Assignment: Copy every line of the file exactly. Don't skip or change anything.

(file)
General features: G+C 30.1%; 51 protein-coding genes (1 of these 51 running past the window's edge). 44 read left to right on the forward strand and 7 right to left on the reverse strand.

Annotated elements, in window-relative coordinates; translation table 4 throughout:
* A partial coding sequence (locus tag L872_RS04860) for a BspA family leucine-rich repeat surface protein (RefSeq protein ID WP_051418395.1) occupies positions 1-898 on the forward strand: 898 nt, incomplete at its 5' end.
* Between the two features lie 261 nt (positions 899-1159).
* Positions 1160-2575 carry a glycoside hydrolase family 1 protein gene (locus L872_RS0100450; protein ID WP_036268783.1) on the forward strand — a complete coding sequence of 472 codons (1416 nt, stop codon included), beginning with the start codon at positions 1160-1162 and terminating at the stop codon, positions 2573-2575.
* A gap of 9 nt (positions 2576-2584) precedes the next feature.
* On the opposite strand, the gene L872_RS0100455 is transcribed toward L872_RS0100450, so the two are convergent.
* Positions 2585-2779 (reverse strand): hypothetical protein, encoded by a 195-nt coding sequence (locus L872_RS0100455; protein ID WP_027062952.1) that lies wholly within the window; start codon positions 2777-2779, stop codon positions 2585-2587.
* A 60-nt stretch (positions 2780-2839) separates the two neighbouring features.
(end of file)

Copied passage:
General features: G+C 30.1%; 51 protein-coding genes (1 of these 51 running past the window's edge). 44 read left to right on the forward strand and 7 right to left on the reverse strand.

Annotated elements, in window-relative coordinates; translation table 4 throughout:
* A partial coding sequence (locus tag L872_RS04860) for a BspA family leucine-rich repeat surface protein (RefSeq protein ID WP_051418395.1) occupies positions 1-898 on the forward strand: 898 nt, incomplete at its 5' end.
* Between the two features lie 261 nt (positions 899-1159).
* Positions 1160-2575 carry a glycoside hydrolase family 1 protein gene (locus L872_RS0100450; protein ID WP_036268783.1) on the forward strand — a complete coding sequence of 472 codons (1416 nt, stop codon included), beginning with the start codon at positions 1160-1162 and terminating at the stop codon, positions 2573-2575.
* A gap of 9 nt (positions 2576-2584) precedes the next feature.
* On the opposite strand, the gene L872_RS0100455 is transcribed toward L872_RS0100450, so the two are convergent.
* Positions 2585-2779 (reverse strand): hypothetical protein, encoded by a 195-nt coding sequence (locus L872_RS0100455; protein ID WP_027062952.1) that lies wholly within the window; start codon positions 2777-2779, stop codon positions 2585-2587.
* A 60-nt stretch (positions 2780-2839) separates the two neighbouring features.